Eleanor Roosevelt's role at the United Nations in the 1940s is well documented, but there were other women present from the beginning. Virginia Crocheron Gildersleeve, the dean of Barnard College from 1911 to 1947, was a member of the American delegation to the United Nations Conference on International Organization in San Francisco in 1945. In her memoir, Many a Good Crusade, she describes what it was like for women at the San Francisco Conference:
When Miss Florence Horsbrugh and Miss Ellen Wilkinson arrived in San Francisco, they were met by enthusiastic reporters demanding to know how it felt to be women delegates. The two Britons replied indignantly: "We are not 'women delegates.' We are delegates of our country and ministers of our government." This little episode illustrated a difference of opinion which arose at the San Francisco Conference between the idea of women as a separate group representing women and the conception of women in the Conference as equal comrades with men working for the same end and on the same basis. I myself knew that I had been appointed partly because I was a woman, an appointment urged by a committee representing women’s organizations. Our government thought it desirable that there should be one woman on the Delegation. But I hoped that I had been chosen also because I had had considerable experience in international affairs and in the study of the organization of peace. I was confident that I could serve my sex as well as my country best by just being a good delegate.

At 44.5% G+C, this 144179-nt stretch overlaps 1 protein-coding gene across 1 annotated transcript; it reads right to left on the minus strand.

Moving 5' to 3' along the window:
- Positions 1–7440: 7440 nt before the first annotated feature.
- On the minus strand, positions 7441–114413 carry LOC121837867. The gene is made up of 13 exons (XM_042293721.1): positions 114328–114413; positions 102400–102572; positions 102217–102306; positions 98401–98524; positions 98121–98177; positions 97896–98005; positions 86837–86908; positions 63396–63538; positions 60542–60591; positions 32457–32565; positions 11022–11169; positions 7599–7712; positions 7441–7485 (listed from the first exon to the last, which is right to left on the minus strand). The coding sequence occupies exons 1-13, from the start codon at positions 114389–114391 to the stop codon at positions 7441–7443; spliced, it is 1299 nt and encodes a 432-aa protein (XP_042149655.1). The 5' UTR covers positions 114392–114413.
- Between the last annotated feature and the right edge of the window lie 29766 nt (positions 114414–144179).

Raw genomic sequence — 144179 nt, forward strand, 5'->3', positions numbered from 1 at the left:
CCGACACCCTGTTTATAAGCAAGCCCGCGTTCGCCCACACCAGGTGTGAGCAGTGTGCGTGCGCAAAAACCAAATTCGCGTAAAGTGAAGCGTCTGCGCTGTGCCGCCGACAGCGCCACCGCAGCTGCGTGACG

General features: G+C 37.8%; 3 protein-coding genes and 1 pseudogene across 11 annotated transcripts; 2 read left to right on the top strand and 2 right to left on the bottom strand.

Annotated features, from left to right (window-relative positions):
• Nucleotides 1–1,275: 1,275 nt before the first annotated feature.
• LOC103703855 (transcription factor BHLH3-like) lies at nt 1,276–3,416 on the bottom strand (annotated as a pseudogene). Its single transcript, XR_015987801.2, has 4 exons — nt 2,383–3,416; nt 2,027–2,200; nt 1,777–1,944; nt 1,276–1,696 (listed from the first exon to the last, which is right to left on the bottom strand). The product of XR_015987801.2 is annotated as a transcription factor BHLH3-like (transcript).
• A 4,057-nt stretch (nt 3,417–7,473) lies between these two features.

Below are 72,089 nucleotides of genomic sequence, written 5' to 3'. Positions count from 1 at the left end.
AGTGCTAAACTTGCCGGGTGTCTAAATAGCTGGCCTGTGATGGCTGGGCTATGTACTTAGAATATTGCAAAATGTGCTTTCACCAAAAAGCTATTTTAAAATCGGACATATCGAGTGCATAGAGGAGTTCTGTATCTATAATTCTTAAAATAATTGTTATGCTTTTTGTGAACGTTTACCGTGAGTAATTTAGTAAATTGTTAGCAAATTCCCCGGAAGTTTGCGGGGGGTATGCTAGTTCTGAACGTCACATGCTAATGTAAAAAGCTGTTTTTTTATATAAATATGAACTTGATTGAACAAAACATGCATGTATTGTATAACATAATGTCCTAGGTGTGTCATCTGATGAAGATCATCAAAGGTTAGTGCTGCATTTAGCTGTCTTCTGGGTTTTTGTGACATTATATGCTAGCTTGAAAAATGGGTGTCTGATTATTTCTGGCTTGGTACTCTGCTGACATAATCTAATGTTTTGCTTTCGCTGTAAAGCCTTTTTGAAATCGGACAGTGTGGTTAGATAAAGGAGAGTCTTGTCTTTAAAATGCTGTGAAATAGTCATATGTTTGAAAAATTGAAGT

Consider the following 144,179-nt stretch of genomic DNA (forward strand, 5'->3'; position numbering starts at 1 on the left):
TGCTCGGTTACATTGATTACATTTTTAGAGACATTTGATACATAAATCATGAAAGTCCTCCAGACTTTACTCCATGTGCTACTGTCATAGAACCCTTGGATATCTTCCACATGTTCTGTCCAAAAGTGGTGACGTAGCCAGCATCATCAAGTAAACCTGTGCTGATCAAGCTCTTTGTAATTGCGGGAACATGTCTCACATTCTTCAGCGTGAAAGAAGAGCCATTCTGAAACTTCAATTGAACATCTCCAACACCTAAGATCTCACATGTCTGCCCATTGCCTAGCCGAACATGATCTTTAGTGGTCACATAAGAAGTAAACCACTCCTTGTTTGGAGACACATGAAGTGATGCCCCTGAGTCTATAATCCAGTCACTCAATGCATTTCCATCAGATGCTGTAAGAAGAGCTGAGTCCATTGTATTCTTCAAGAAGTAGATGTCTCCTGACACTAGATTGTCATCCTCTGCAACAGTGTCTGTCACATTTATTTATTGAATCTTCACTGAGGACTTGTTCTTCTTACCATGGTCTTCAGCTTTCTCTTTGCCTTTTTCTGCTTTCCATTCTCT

Unfortunately, little has been written about the role of women (other than Eleanor Roosevelt) in the United Nations. There are interesting stories yet to be told about Virginia Gildersleeve, Bertha Lutz (of Brazil), and Minerva Bernardino (of the Dominican Republic), among others.